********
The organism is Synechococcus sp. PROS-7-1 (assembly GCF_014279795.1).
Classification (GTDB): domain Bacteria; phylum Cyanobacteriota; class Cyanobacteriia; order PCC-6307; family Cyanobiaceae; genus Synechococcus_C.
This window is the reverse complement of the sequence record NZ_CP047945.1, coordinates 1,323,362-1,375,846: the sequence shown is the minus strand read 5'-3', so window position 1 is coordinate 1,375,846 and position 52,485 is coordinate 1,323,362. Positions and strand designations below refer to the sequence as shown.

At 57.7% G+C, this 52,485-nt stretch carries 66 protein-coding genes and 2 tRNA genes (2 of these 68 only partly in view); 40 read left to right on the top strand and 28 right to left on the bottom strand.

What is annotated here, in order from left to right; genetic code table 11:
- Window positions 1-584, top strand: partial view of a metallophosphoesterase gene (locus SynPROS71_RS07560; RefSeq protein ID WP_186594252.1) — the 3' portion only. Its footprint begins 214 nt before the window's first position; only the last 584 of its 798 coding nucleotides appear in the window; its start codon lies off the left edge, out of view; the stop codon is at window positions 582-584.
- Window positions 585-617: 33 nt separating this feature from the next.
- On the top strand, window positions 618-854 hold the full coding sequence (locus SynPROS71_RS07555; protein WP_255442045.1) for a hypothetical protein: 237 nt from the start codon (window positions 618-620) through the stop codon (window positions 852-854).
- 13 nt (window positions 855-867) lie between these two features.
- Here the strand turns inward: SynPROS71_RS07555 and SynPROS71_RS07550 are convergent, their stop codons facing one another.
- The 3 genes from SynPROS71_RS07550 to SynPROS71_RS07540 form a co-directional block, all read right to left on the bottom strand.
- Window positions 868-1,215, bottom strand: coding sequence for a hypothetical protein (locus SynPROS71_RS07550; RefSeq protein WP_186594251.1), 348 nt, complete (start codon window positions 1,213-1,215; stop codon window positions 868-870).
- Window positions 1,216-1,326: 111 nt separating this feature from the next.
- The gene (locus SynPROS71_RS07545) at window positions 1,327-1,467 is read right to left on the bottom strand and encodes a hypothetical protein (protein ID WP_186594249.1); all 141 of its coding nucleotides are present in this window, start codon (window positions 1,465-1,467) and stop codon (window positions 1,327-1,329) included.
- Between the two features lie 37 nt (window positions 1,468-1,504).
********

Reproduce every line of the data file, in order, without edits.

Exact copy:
The organism is Synechococcus sp. PROS-7-1 (assembly GCF_014279795.1).
Classification (GTDB): domain Bacteria; phylum Cyanobacteriota; class Cyanobacteriia; order PCC-6307; family Cyanobiaceae; genus Synechococcus_C.
This window is the reverse complement of the sequence record NZ_CP047945.1, coordinates 1,323,362-1,375,846: the sequence shown is the minus strand read 5'-3', so window position 1 is coordinate 1,375,846 and position 52,485 is coordinate 1,323,362. Positions and strand designations below refer to the sequence as shown.

At 57.7% G+C, this 52,485-nt stretch carries 66 protein-coding genes and 2 tRNA genes (2 of these 68 only partly in view); 40 read left to right on the top strand and 28 right to left on the bottom strand.

What is annotated here, in order from left to right; genetic code table 11:
- Window positions 1-584, top strand: partial view of a metallophosphoesterase gene (locus SynPROS71_RS07560; RefSeq protein ID WP_186594252.1) — the 3' portion only. Its footprint begins 214 nt before the window's first position; only the last 584 of its 798 coding nucleotides appear in the window; its start codon lies off the left edge, out of view; the stop codon is at window positions 582-584.
- Window positions 585-617: 33 nt separating this feature from the next.
- On the top strand, window positions 618-854 hold the full coding sequence (locus SynPROS71_RS07555; protein WP_255442045.1) for a hypothetical protein: 237 nt from the start codon (window positions 618-620) through the stop codon (window positions 852-854).
- 13 nt (window positions 855-867) lie between these two features.
- Here the strand turns inward: SynPROS71_RS07555 and SynPROS71_RS07550 are convergent, their stop codons facing one another.
- The 3 genes from SynPROS71_RS07550 to SynPROS71_RS07540 form a co-directional block, all read right to left on the bottom strand.
- Window positions 868-1,215, bottom strand: coding sequence for a hypothetical protein (locus SynPROS71_RS07550; RefSeq protein WP_186594251.1), 348 nt, complete (start codon window positions 1,213-1,215; stop codon window positions 868-870).
- Window positions 1,216-1,326: 111 nt separating this feature from the next.
- The gene (locus SynPROS71_RS07545) at window positions 1,327-1,467 is read right to left on the bottom strand and encodes a hypothetical protein (protein ID WP_186594249.1); all 141 of its coding nucleotides are present in this window, start codon (window positions 1,465-1,467) and stop codon (window positions 1,327-1,329) included.
- Between the two features lie 37 nt (window positions 1,468-1,504).